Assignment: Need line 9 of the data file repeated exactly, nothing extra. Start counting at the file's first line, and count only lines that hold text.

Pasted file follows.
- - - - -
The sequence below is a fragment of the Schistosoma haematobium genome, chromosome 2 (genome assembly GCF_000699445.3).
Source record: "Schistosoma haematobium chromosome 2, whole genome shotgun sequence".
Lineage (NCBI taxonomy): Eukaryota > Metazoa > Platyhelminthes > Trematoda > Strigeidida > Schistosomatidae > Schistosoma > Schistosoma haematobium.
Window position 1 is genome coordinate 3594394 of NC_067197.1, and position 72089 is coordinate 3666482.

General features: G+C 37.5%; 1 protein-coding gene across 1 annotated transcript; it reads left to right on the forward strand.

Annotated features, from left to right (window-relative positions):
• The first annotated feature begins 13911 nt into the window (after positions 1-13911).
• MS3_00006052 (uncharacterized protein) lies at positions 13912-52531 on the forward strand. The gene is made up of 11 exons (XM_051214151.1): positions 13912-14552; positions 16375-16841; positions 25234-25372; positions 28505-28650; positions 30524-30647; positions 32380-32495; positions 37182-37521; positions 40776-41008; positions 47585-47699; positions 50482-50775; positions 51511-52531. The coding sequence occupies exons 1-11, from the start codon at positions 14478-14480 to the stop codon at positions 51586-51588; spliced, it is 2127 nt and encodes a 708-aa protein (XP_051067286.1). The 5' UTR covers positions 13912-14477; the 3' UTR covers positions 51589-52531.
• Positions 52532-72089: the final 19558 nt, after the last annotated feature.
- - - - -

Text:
• Positions 52532-72089: the final 19558 nt, after the last annotated feature.